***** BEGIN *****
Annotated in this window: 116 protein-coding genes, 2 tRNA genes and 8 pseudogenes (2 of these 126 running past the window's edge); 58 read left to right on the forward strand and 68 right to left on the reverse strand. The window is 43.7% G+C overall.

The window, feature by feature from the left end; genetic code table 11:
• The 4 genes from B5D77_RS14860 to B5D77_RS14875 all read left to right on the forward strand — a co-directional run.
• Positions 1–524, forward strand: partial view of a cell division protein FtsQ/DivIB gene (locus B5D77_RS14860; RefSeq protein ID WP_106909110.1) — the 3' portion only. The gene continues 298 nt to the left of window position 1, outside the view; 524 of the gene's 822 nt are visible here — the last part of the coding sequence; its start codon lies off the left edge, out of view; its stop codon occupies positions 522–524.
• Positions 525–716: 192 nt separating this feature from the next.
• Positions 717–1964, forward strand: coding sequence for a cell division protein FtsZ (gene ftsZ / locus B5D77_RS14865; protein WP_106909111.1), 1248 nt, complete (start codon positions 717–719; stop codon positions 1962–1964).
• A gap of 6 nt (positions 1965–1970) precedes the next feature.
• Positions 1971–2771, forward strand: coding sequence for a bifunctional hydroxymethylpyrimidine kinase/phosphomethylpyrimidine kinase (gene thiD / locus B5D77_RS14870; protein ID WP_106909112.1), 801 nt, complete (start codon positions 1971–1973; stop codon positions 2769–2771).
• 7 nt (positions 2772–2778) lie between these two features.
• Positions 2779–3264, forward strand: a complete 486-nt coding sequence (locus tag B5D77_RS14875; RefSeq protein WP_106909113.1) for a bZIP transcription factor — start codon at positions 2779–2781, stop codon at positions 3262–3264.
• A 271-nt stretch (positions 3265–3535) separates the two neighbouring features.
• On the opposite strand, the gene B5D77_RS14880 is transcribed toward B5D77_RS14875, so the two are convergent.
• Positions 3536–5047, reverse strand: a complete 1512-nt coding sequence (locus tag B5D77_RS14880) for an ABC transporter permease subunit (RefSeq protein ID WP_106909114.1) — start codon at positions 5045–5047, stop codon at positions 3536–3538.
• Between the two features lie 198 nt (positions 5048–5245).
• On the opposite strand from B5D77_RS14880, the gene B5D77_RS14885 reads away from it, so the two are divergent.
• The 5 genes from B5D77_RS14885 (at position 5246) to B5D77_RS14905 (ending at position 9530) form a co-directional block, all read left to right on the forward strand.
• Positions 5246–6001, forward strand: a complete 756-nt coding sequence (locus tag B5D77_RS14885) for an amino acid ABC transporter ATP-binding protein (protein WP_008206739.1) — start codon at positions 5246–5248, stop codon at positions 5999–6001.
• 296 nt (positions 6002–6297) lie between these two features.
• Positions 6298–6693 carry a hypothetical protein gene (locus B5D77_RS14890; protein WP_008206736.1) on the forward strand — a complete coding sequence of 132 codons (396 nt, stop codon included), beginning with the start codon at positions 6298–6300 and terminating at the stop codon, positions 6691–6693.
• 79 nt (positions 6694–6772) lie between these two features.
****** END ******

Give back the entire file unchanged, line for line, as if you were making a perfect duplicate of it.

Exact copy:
Annotated in this window: 116 protein-coding genes, 2 tRNA genes and 8 pseudogenes (2 of these 126 running past the window's edge); 58 read left to right on the forward strand and 68 right to left on the reverse strand. The window is 43.7% G+C overall.

The window, feature by feature from the left end; genetic code table 11:
• The 4 genes from B5D77_RS14860 to B5D77_RS14875 all read left to right on the forward strand — a co-directional run.
• Positions 1–524, forward strand: partial view of a cell division protein FtsQ/DivIB gene (locus B5D77_RS14860; RefSeq protein ID WP_106909110.1) — the 3' portion only. The gene continues 298 nt to the left of window position 1, outside the view; 524 of the gene's 822 nt are visible here — the last part of the coding sequence; its start codon lies off the left edge, out of view; its stop codon occupies positions 522–524.
• Positions 525–716: 192 nt separating this feature from the next.
• Positions 717–1964, forward strand: coding sequence for a cell division protein FtsZ (gene ftsZ / locus B5D77_RS14865; protein WP_106909111.1), 1248 nt, complete (start codon positions 717–719; stop codon positions 1962–1964).
• A gap of 6 nt (positions 1965–1970) precedes the next feature.
• Positions 1971–2771, forward strand: coding sequence for a bifunctional hydroxymethylpyrimidine kinase/phosphomethylpyrimidine kinase (gene thiD / locus B5D77_RS14870; protein ID WP_106909112.1), 801 nt, complete (start codon positions 1971–1973; stop codon positions 2769–2771).
• 7 nt (positions 2772–2778) lie between these two features.
• Positions 2779–3264, forward strand: a complete 486-nt coding sequence (locus tag B5D77_RS14875; RefSeq protein WP_106909113.1) for a bZIP transcription factor — start codon at positions 2779–2781, stop codon at positions 3262–3264.
• A 271-nt stretch (positions 3265–3535) separates the two neighbouring features.
• On the opposite strand, the gene B5D77_RS14880 is transcribed toward B5D77_RS14875, so the two are convergent.
• Positions 3536–5047, reverse strand: a complete 1512-nt coding sequence (locus tag B5D77_RS14880) for an ABC transporter permease subunit (RefSeq protein ID WP_106909114.1) — start codon at positions 5045–5047, stop codon at positions 3536–3538.
• Between the two features lie 198 nt (positions 5048–5245).
• On the opposite strand from B5D77_RS14880, the gene B5D77_RS14885 reads away from it, so the two are divergent.
• The 5 genes from B5D77_RS14885 (at position 5246) to B5D77_RS14905 (ending at position 9530) form a co-directional block, all read left to right on the forward strand.
• Positions 5246–6001, forward strand: a complete 756-nt coding sequence (locus tag B5D77_RS14885) for an amino acid ABC transporter ATP-binding protein (protein WP_008206739.1) — start codon at positions 5246–5248, stop codon at positions 5999–6001.
• 296 nt (positions 6002–6297) lie between these two features.
• Positions 6298–6693 carry a hypothetical protein gene (locus B5D77_RS14890; protein WP_008206736.1) on the forward strand — a complete coding sequence of 132 codons (396 nt, stop codon included), beginning with the start codon at positions 6298–6300 and terminating at the stop codon, positions 6691–6693.
• 79 nt (positions 6694–6772) lie between these two features.